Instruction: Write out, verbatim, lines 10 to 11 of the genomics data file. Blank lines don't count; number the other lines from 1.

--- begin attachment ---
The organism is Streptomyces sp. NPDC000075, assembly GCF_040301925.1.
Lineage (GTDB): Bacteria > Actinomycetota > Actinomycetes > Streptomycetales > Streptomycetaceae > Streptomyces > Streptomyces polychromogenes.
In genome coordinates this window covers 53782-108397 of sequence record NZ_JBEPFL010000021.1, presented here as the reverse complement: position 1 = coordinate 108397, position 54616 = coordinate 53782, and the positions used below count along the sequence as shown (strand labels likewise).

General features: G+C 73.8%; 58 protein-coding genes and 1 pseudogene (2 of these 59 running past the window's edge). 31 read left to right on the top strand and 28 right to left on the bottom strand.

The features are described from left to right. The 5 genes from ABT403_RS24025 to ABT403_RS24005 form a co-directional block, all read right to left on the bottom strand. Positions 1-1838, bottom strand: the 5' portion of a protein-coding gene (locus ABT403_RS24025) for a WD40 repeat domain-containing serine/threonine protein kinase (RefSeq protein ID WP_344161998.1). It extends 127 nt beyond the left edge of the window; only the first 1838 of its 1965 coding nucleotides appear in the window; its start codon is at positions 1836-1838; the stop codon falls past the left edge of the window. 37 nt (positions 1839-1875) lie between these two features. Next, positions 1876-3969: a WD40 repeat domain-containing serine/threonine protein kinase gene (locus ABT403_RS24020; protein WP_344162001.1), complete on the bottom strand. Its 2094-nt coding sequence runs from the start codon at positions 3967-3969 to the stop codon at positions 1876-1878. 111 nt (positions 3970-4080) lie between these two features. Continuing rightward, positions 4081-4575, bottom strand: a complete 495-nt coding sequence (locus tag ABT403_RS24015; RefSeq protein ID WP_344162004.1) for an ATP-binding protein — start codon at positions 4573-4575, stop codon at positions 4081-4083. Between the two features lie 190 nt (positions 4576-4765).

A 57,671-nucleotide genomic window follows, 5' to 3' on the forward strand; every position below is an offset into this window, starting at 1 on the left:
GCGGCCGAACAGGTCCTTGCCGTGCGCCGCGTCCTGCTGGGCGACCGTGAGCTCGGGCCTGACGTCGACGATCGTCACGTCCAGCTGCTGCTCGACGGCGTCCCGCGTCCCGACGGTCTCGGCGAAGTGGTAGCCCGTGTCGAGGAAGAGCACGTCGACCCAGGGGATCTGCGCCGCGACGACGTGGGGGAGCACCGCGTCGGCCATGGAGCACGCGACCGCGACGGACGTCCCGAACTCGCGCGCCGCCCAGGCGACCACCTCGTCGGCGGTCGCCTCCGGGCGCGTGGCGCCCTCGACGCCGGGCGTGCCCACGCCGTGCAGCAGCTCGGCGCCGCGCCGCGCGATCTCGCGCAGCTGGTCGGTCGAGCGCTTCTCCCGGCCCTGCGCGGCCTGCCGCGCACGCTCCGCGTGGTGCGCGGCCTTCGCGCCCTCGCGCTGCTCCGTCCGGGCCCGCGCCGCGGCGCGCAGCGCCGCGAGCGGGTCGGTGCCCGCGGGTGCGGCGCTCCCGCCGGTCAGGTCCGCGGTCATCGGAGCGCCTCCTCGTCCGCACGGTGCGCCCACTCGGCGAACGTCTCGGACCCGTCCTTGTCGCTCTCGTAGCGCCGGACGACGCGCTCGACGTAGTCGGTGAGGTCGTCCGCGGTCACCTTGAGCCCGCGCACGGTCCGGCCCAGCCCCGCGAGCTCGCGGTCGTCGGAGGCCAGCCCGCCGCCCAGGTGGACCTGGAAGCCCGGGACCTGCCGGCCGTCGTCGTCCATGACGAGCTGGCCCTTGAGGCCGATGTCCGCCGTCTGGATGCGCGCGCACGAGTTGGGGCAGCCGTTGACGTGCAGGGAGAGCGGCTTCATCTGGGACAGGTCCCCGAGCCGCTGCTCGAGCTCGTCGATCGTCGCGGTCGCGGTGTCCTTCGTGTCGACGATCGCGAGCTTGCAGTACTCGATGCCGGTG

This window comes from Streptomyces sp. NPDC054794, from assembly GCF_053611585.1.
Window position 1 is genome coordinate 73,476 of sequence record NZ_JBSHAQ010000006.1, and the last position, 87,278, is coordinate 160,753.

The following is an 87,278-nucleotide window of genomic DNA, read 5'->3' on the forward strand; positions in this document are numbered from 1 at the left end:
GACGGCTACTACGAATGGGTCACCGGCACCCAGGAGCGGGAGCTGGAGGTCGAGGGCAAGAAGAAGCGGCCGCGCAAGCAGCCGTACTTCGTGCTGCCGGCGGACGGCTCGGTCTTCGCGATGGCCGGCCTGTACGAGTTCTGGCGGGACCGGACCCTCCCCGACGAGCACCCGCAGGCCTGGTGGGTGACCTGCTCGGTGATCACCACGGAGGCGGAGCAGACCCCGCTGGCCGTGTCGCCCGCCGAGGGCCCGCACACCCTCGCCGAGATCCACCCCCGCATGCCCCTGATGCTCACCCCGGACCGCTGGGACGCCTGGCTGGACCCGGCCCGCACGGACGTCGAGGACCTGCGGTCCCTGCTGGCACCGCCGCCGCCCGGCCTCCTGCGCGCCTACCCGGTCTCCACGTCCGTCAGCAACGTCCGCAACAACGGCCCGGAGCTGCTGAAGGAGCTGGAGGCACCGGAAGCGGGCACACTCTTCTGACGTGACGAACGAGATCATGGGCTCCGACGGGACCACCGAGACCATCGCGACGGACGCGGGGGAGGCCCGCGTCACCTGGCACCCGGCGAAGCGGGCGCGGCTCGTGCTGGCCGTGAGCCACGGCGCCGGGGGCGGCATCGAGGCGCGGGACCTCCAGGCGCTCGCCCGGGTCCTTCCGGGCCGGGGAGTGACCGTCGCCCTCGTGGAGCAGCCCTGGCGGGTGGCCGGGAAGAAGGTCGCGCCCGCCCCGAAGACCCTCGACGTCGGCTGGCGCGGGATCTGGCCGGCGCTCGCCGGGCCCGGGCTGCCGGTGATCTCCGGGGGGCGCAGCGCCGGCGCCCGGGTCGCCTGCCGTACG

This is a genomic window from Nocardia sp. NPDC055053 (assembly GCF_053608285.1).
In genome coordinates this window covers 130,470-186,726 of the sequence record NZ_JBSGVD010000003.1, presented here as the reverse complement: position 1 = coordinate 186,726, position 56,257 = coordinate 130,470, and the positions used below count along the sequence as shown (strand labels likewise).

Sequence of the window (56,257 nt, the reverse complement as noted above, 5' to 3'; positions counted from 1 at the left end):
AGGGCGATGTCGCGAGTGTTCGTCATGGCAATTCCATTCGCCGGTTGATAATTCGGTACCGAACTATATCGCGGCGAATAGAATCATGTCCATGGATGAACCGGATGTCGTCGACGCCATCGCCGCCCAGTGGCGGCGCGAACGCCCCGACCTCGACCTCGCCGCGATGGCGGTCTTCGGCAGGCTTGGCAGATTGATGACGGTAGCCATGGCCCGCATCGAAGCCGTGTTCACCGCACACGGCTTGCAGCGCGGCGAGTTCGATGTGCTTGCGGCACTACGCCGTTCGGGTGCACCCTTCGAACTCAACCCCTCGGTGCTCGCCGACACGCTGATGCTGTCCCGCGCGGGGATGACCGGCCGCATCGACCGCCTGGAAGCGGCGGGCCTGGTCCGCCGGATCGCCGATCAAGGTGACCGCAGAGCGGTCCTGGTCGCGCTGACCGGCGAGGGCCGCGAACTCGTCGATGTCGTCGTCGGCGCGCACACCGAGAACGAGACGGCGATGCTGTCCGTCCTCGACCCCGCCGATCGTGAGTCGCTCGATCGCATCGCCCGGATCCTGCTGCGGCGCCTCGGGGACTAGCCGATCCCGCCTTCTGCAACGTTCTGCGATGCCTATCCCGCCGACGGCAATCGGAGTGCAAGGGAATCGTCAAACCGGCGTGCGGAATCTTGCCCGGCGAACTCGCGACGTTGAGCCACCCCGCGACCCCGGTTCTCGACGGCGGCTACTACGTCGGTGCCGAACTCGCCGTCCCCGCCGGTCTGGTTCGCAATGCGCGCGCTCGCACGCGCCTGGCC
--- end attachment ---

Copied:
The following is an 87,278-nucleotide window of genomic DNA, read 5'->3' on the forward strand; positions in this document are numbered from 1 at the left end:
GACGGCTACTACGAATGGGTCACCGGCACCCAGGAGCGGGAGCTGGAGGTCGAGGGCAAGAAGAAGCGGCCGCGCAAGCAGCCGTACTTCGTGCTGCCGGCGGACGGCTCGGTCTTCGCGATGGCCGGCCTGTACGAGTTCTGGCGGGACCGGACCCTCCCCGACGAGCACCCGCAGGCCTGGTGGGTGACCTGCTCGGTGATCACCACGGAGGCGGAGCAGACCCCGCTGGCCGTGTCGCCCGCCGAGGGCCCGCACACCCTCGCCGAGATCCACCCCCGCATGCCCCTGATGCTCACCCCGGACCGCTGGGACGCCTGGCTGGACCCGGCCCGCACGGACGTCGAGGACCTGCGGTCCCTGCTGGCACCGCCGCCGCCCGGCCTCCTGCGCGCCTACCCGGTCTCCACGTCCGTCAGCAACGTCCGCAACAACGGCCCGGAGCTGCTGAAGGAGCTGGAGGCACCGGAAGCGGGCACACTCTTCTGACGTGACGAACGAGATCATGGGCTCCGACGGGACCACCGAGACCATCGCGACGGACGCGGGGGAGGCCCGCGTCACCTGGCACCCGGCGAAGCGGGCGCGGCTCGTGCTGGCCGTGAGCCACGGCGCCGGGGGCGGCATCGAGGCGCGGGACCTCCAGGCGCTCGCCCGGGTCCTTCCGGGCCGGGGAGTGACCGTCGCCCTCGTGGAGCAGCCCTGGCGGGTGGCCGGGAAGAAGGTCGCGCCCGCCCCGAAGACCCTCGACGTCGGCTGGCGCGGGATCTGGCCGGCGCTCGCCGGGCCCGGGCTGCCGGTGATCTCCGGGGGGCGCAGCGCCGGCGCCCGGGTCGCCTGCCGTACG